Standing With LGBT Prisoners: An Advocate’s Guide to Ending Abuse and Combating Imprisonment

April 10, 2014


Jails are traumatizing and often dangerous places, especially for lesbian, gay, bisexual, and transgender people, and anyone who is gender nonconforming. In a country that incarcerates more of its people than any other in the world, LGBT people are more likely to end up behind bars, and more likely to face abuse behind bars. Being LGBT in a US jail or prison often means daily humiliation, physical and sexual abuse, and fearing it will get worse if you complain. Many LGBT people are placed in solitary confinement for months or years just because of who they are. Fortunately, advocates across the country are working to change this. Today, there are new national standards, legal developments, and other new tools—as well as many allies beyond the LGBT community who are combating mass incarceration and abuse behind bars—that make this a better time than ever to press for change.



While statistics about criminal justice and LGBT people in general are lacking, we know that some groups of LGBT people are disproportionately likely to come into contact with the criminal justice system, particularly LGBT youth and transgender people. A history of bias, abuse, and profiling toward LGBT people by law enforcement has contributed to disproportionate contacts with the justice system.1 Moreover, while people may end up in jail or prison for many reasons, people who are poor are more likely to end up behind bars, and LGBT people are disproportionately poor.2

According to the National Transgender Discrimination Survey, 16% of transgender adults have been in a prison or jail for any reason. This compares with 2.7% of all adults who have ever been in prison,3 and 10.2% of all adults who have ever been under any kind of criminal justice supervision, including probation.4 Transgender people, especially poor people and people of color, report facing disrespect, harassment, discriminatory arrests, and physical and sexual assault by police at very high rates.5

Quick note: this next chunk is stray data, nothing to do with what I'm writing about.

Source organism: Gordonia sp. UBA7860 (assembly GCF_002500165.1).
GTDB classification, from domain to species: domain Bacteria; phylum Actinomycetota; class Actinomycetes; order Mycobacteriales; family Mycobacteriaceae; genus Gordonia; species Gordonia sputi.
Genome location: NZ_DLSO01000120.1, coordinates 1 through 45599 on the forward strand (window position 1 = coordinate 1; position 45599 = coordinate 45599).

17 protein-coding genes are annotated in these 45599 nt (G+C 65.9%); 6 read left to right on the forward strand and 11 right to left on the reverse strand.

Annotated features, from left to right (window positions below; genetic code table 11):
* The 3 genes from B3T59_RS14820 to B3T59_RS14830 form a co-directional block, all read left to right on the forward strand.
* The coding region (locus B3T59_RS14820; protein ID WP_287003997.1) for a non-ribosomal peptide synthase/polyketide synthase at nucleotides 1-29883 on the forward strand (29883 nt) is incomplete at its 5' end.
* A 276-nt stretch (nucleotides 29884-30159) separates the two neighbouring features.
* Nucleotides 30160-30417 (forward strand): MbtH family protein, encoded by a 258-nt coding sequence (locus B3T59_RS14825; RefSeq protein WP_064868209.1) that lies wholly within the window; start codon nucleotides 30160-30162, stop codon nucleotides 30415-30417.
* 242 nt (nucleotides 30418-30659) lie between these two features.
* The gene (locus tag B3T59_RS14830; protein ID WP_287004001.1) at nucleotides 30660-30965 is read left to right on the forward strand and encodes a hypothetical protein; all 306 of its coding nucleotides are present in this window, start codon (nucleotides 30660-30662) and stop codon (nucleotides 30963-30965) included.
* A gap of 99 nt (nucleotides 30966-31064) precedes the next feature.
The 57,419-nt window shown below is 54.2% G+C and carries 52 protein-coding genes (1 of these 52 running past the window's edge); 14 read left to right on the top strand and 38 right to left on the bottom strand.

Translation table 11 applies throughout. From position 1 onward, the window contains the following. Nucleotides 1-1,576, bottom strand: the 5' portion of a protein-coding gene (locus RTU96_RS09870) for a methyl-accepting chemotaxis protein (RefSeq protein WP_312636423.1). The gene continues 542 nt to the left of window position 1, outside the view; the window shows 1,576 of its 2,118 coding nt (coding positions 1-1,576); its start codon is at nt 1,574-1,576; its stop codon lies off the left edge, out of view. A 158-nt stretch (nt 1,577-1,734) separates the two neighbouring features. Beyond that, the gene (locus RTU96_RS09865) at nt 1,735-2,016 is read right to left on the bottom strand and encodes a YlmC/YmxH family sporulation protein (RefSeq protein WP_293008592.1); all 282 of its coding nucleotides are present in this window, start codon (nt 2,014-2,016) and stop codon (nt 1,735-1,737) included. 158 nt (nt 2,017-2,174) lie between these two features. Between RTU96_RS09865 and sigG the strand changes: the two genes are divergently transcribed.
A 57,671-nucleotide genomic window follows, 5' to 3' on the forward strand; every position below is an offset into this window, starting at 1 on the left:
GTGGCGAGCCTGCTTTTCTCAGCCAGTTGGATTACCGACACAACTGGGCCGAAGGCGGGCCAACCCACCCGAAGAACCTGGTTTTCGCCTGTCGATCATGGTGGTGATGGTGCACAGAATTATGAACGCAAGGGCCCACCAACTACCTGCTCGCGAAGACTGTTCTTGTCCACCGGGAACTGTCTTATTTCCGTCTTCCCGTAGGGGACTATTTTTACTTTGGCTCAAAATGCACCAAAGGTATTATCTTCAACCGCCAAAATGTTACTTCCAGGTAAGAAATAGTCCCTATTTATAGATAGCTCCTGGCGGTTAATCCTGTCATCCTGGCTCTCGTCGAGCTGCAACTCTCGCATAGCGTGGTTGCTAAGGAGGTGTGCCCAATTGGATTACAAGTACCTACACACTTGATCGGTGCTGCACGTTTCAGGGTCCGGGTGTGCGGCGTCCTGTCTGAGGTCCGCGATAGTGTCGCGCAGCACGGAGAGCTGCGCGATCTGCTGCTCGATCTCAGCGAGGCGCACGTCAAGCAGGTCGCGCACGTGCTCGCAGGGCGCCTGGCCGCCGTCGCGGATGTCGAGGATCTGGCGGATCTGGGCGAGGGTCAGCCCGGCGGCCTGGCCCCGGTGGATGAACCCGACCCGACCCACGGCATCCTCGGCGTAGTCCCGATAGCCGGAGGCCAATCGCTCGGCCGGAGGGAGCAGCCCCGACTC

While an estimated 4-8% of youth are LGBT, a major study of youth in juvenile detention found that as many as 13-15% are LGBT.6 Family rejection, homelessness, and hostility in the foster-care and other safety-net systems often serve to funnel LGBT youth into the juvenile justice system. Even though LGBT youth are often the targets of violence and abuse in schools, a 2010 study in the medical journal Pediatrics found that LGBT youth were up to three times more likely to experience harsh disciplinary actions in school than their non-LGBT counterparts.7



The United States incarcerates people at the highest rate of any nation in the world, with prison and jail populations over the last thirty years growing at ten times the rate of the US population.8 Nearly 7 million adults are under correctional supervision in the US today, with more than 2.2 million of them in prisons and jails.9 In addition, hundreds of thousands are held in juvenile prisons and immigration detention each year. While conditions in jails and prisons vary, overcrowding, physical and sexual violence, and heavy reliance on solitary confinement are common. The Constitution guarantees that persons deprived of their liberty must be provided with adequate food, shelter, safety, and medical care, yet these standards are often not met.